is upper semicontinuous at x_{0}.
Lemma 2.3. [25] Let σ ∈ [0, 1) and . If v = u+ξ, where ξ^{2} ≤ σ^{2}(u^{2}+v^{2}), then

(i)
〈u, v〉 ≥ (u^{2} + v^{2})(1  σ^{2})/2;

(ii)
(1  μ)v ≤ (1  σ^{2})u ≤ (1 + μ)v.
3 Projective splitting method
ψ_{ X } : H → ( ∞, +∞] be the indicator function associated with X. Choose three positive sequences {λ_{ k } > 0}, {α_{ k }} ∈ (0, 2) and {ρ_{ k }} ∈ (0, 2). Select a fixed relative error tolerance σ ∈ [0, 1). We first describe a new projective splitting algorithm for the GMVIP (1.1), and then give some preliminary results on the algorithm.
Algorithm 3.1.
Step 0. (Initiation) Select initial z^{0} ∈ X. Set k = 0.
Step 1. (Splitting proximal step) Find x^{k} ∈ X such that
where the residue ξ^{k} ∈ H is required to satisfy the following condition:
Step 2. (Projection step) If g^{k} + w^{k} = 0, then STOP; otherwise, take
Step 3. Set .
Step 4. Let k = k + 1 and return to Step 1.
In this paper, we focus our attention on obtaining general conditions ensuring the convergence of {z^{k}}_{k∈N}and {x^{k}}_{k∈N}toward a solution of problem (1.1), under the following hypotheses on the parameters:
To motivate Algorithm 3.1, we note that (3.1) implies x^{k} = (I + λ_{ k }∂f)^{1}(z^{k} + λ_{ k }ξ_{ k }), and that the operator (I + λ_{ k }∂f)^{1} is everywhere defined and singlevalued. Rearranging (3.1) and (3.2), one has and . Algorithm 3.1 is a true splitting method for problem (1.1), in that it only uses the individual resolvent mapping (I + λ_{ k }∂f)^{1}, and never works directly with the operator ∂f + T. The existence of x^{k} ∈ X and w^{k} ∈ T(x^{k}) such that (3.1)(3.2) will be proved in the following Theorem 3.1.
Substituting (3.1) into (3.2) and simplifying, we obtain
This method is the socalled inexact hybrid proximal algorithm for solving problem (1.1). Obvious that problem (3.7) is solved only approximately and the residue ξ^{k} ∈ H satisfying (3.3). There are at least two reasons for dealing with the proximal algorithm (3.7). First, it is generally impossible to find an exact value for x^{k} given by (3.1) and (3.2). Particularly when T is nonlinear; second, it is clearly inefficient to spend too much effort on the computation of a given iterate z^{k} when only the limit of the sequence {x^{k}} has the desired properties.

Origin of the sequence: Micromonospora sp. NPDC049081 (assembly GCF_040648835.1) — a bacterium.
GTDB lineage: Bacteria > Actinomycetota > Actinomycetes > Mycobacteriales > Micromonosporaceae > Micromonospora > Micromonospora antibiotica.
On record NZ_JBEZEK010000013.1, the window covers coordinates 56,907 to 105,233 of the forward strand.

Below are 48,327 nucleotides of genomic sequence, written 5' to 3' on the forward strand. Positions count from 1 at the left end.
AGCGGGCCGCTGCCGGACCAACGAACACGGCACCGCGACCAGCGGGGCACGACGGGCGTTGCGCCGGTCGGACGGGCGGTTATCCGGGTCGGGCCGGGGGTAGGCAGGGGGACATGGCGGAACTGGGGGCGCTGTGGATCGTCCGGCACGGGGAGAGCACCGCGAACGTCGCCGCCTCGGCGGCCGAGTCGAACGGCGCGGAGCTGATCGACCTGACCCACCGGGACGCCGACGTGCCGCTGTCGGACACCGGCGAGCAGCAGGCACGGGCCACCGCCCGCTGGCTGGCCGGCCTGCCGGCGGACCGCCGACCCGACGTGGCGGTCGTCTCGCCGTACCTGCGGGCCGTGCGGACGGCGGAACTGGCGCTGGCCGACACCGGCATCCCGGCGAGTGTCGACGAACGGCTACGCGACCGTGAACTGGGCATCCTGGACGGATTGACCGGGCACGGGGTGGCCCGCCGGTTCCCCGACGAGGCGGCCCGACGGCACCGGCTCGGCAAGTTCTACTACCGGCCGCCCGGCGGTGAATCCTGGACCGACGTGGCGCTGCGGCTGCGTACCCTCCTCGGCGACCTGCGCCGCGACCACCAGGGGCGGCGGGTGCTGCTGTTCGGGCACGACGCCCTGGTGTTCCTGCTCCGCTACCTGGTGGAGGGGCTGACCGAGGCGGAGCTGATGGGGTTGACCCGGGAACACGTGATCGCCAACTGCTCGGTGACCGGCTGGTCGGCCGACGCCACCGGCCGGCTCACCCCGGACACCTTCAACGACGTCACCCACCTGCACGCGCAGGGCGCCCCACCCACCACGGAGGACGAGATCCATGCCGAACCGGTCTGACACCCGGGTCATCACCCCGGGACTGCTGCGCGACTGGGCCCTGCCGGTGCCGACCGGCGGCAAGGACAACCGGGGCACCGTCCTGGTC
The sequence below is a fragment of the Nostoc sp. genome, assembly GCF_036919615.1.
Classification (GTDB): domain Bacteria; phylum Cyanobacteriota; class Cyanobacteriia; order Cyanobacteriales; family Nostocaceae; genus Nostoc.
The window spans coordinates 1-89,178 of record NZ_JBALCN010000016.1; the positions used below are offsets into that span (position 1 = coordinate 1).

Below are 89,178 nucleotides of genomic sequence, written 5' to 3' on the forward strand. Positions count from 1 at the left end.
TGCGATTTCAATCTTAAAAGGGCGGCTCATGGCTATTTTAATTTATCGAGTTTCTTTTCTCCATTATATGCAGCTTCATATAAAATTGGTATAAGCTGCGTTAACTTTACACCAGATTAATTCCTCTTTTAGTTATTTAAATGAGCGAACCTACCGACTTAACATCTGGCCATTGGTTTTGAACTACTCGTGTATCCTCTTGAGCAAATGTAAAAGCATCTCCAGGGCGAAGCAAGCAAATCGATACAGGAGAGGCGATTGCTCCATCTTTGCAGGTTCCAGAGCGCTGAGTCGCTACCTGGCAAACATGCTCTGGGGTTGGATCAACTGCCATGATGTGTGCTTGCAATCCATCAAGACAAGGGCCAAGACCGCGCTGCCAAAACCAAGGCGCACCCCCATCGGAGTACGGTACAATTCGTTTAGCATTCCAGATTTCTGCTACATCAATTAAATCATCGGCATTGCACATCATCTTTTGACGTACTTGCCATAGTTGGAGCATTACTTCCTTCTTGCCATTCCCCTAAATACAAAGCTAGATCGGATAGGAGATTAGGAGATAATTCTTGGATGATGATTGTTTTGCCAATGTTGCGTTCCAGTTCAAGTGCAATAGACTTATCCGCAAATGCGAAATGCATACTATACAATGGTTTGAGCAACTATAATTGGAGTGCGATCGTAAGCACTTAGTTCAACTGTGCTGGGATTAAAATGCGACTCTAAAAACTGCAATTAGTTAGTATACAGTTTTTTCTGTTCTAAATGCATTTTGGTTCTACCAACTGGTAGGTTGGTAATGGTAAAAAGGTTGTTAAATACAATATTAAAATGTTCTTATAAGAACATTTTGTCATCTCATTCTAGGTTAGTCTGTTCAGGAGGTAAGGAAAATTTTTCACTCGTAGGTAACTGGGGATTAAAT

It is easy to see that (3.4) is a projection step because it can be written as , where P_{ K } : H → K is the orthogonal projection operator onto the halfspace K = {z ∈ H : 〈g^{k} + w^{k}, z  x^{k}〉 ≤ 0}. In fact, by (3.4) we have . Then for each y ∈ K, we deduce that
By Proposition 2.1, we know that . By pseudomonotonicity of T with respect to f and Theorem 4.1(ii) below, the hyperplane K separates the current iterate z^{k} from the set S = {x ∈ H : 0 ∈ ∂f(x) + T(x)}. Thus, in Algorithm 3.1, the splitting proximal iteration is used to construct this separation hyperplane, the next iterate z^{k+1}is then obtained by a trivial projection of z^{k}, which is not expensive at all from a numerical point of view.
Now, we will prove that the sequence {x^{k}} is well defined and so is the sequence {z^{k}}. Note that if x^{k} satisfies (3.1)(3.2) together with (3.3), with σ = 0, then x^{k} always satisfies these conditions with any σ ∈ [0, 1). Since σ = 0 also implies that the error term ξ^{k} vanishes, existence of x^{k} for ξ^{k} = 0 is enough to ensure the existence of ξ^{k} ≠ 0. So in the following theorem 3.1, we assume that ξ^{k} = 0.
Theorem 3.1. Let X be a nonempty closed convex subset of a Hilbert space H, and let f : X → ( ∞, + ∞] be a l.s.c proper convex function. Assume that T : X → 2^{H} is pseudomonotone with respect to f and upper semicontinuous from the weak topology to the weak topology with weakly compact convex values. If the parameter α_{ k }, λ_{ k } > 0 and solution set of problem (1.1) is nonempty, then for each given z^{k} ∈ X, there exist x^{k} ∈ X and w^{k} ∈ T(x^{k}) satisfying (3.1)(3.2).